Are you thinking of suicide or self-harm?

Do you feel you can't cope or not in control anymore?

Do you have hallucinations or hear voices?

It's okay to not be okay, don't struggle alone.

Call the 24/7, all age urgent mental health crisis line

0800 051 1508

or visit Help in a crisis (

Find your local mental health crisis line on the NHS website

Only call 111 if you cannot get help online

If you have a hearing problem, use the NHS 111 British Sign Language (BSL) service

If you are having thoughts of suicide, are harming yourself or have thoughts about self-harm, it's important to tell someone. These thoughts and feelings can be complex, frightening and confusing, but you do not have to struggle alone. It’s okay not to be okay.

Have you self harmed?

You may need to call 999 for an ambulance if:

  • You or somebody else have taken an overdose of drugs, alcohol or prescription medication
  • Somebody is unconscious
  • You or somebody else are in a lot of pain
  • You or somebody else are having difficulty breathing
  • You or somebody else are losing a lot of blood from a cut or wound
  • You or somebody else are in shock after a serious cut or burn

If your injury isn't serious, you could be treated at a minor injuries unit. These healthcare services are run by doctors or nurses to assess and treat minor injuries, such as minor burns and scalds, infected wounds and broken bones.

NHS walk-in centres, where a nurse can treat you without appointment, are also available for minor cuts and bruises.

Find your local A&E department, minor injuries unit or walk-in centre.

Are you having a mental health crisis?

A mental health crisis often means that you no longer feel able to cope or be in control of your situation. It often involves a sudden or continued worsening of your symptoms. You may feel great emotional distress or anxiety, feel you can't cope with day-to-day life, think about suicide or self-harm, or experience hallucinations and hearing voices.

If you cannot wait to see a doctor and feel unable to cope or keep yourself safe, contact an organisation to get support right away. The organisation you choose will depend on how severe you feel your symptoms are and if you can wait a short amount of time to get help, or if you need help immediately.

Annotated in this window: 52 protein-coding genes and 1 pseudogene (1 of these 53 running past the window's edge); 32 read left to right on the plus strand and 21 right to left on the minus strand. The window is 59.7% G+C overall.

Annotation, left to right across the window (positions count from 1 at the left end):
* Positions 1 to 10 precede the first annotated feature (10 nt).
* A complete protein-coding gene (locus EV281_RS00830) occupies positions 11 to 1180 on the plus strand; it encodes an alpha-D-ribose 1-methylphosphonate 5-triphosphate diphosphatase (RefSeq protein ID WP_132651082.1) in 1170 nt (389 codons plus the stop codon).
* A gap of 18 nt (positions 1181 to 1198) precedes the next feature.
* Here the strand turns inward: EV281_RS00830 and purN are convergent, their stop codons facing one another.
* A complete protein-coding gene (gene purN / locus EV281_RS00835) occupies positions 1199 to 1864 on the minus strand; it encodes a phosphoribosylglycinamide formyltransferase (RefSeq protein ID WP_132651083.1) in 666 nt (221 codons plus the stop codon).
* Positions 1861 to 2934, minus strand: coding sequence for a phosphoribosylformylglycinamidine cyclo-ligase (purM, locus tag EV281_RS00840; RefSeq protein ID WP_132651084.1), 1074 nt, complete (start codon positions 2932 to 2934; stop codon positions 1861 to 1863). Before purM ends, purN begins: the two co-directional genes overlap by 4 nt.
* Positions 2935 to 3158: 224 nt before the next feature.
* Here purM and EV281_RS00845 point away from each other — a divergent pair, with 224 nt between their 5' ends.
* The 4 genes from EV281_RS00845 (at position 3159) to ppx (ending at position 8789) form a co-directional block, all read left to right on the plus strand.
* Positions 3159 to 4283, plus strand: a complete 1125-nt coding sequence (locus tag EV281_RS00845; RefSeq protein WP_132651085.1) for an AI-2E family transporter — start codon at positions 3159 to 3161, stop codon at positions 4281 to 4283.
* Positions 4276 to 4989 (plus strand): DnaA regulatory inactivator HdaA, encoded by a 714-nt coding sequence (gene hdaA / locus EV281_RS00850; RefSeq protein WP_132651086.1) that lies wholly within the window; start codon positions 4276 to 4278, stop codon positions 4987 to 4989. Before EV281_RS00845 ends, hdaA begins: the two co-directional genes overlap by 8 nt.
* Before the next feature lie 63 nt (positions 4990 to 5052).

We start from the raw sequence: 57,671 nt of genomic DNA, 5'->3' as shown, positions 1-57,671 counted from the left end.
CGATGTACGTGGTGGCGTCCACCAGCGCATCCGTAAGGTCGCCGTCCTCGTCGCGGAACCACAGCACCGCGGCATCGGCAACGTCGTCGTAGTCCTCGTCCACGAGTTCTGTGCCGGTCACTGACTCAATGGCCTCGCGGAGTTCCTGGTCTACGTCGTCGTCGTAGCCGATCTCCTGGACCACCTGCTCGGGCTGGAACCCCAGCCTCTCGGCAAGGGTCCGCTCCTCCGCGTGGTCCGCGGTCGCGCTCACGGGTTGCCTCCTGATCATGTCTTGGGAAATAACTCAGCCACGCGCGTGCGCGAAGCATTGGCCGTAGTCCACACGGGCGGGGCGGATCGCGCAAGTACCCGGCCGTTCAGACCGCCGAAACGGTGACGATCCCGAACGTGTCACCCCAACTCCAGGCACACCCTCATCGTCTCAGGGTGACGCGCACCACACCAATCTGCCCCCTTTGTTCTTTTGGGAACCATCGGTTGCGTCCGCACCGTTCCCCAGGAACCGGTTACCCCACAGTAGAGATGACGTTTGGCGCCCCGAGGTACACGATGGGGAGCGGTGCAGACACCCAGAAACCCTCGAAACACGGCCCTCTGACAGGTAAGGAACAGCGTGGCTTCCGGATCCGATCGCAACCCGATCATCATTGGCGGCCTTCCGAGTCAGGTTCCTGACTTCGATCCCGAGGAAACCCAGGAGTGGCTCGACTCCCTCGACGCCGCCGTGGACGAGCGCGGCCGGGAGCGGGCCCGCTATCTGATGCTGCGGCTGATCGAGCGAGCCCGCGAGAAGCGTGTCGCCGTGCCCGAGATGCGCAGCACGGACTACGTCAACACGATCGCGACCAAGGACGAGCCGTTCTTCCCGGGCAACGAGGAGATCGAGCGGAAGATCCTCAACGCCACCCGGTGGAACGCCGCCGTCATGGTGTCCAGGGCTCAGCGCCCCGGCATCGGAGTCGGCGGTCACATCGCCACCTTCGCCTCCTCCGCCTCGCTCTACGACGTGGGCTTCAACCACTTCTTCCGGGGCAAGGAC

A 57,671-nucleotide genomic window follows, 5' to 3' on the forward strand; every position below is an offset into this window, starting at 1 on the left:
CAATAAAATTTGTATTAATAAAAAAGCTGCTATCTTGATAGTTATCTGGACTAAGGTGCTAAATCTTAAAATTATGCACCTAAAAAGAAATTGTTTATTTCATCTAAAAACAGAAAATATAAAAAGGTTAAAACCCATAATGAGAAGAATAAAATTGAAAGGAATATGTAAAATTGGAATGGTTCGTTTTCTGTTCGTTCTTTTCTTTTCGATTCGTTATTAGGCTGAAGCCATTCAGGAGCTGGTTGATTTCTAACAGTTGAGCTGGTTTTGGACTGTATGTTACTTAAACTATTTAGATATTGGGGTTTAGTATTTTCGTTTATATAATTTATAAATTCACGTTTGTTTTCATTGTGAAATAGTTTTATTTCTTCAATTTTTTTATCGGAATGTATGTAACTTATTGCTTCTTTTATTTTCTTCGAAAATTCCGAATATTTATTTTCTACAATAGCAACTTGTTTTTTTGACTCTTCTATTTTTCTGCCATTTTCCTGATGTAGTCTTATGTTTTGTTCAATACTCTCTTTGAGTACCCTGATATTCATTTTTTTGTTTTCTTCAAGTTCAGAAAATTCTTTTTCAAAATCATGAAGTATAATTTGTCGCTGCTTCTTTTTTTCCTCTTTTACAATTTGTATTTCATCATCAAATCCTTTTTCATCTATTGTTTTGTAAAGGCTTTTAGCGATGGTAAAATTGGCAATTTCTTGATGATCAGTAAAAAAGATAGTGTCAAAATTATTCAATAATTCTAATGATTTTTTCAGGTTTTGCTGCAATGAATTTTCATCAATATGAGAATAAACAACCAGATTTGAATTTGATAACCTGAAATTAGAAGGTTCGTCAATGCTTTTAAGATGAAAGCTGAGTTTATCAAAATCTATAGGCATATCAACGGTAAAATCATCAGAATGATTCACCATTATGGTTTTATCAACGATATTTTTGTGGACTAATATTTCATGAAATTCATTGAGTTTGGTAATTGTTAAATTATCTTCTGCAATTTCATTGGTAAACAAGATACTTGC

Free 24-hour text support for all ages - Reach 85258

Reach 85258 is part of the Shout crisis text link which offers confidential 24/7 crisis text support for times when you need immediate assistance.

Text "REACH" to 85258 or visit the Shout 85258 website

Accident and Emergency (A&E) and 999

You should call 999 or go to A&E if it’s a life-threatening emergency and you need immediate help for your mental or physical health.

Crisis support for young people


If you're under 35 and feel that life is not worth living any more you can call HopelineUK on 0800 068 41 41 (9am to 10pm weekdays and 2pm to 10pm on weekends) or text 07786 209697. You can also visit the Papyrus website.


If you're under 19, you can also speak to Childline, the number will not appear on your phone bill. Just call 0800 1111 or visit the Childline website.


CALM is the ‘Campaign Against Living Miserably’, for people in the UK who are down or have hit a wall for any reason simply call 0800 58 58 58 (daily, 5pm to midnight) or have a free, anonymous webchat with trained CALM staff. You can visit the CALM website.


When life is tough, Samaritans are here to listen at any time of the day or night. You can talk to them about anything that's troubling you, no matter how difficult call free on 116 123 or visit the Samaritans website.

Stay Alive App

The Stay Alive app is for anyone who feels suicidal or who are concerned about someone else’s suicidal thoughts. It's free and includes details of crisis support in Warrington, as well as national support services. Further details about the app can be found on the Grassroots Suicide Prevention website.

Download from the App Store or Google Play.

If you need support for your mental health, but it’s not urgent

If you don't need urgent help, but you’d like support to manage your mental health and wellbeing, there are a range of options:

Already receiving support for your mental health?

You can ring the service you’re receiving support from, or get in touch with your care co-ordinator or the person from the team you usually see. Their number will be in your recovery plan.

Experiencing a mental health problem such as anxiety, depression or stress?

You could refer yourself to IAPT, Talking Matters Warrington.

(This service is for people aged 16 or over, who are registered with a GP in Warrington)

Get in touch with your GP

If you don’t need urgent help, get in touch with your GP. Your GP will ask you about the difficulties you’re experiencing and may refer you to a service which can offer specialist help. It's important to seek help from your GP immediately if you are experiencing the following symptoms for the first time or are not already receiving care from mental health services:


Hearing or seeing things that are not there (for example, hearing voices); this can also include feeling, smelling or tasting things that are not there.


Having strong beliefs that are not shared by others (for example, believing there is a conspiracy against you)

These are symptoms of psychosis and it's important to get treated as soon as possible, as early treatment is more effective.

Support directory

You could also use the the main service directory to access a wide range of local and national support services.

Support directory


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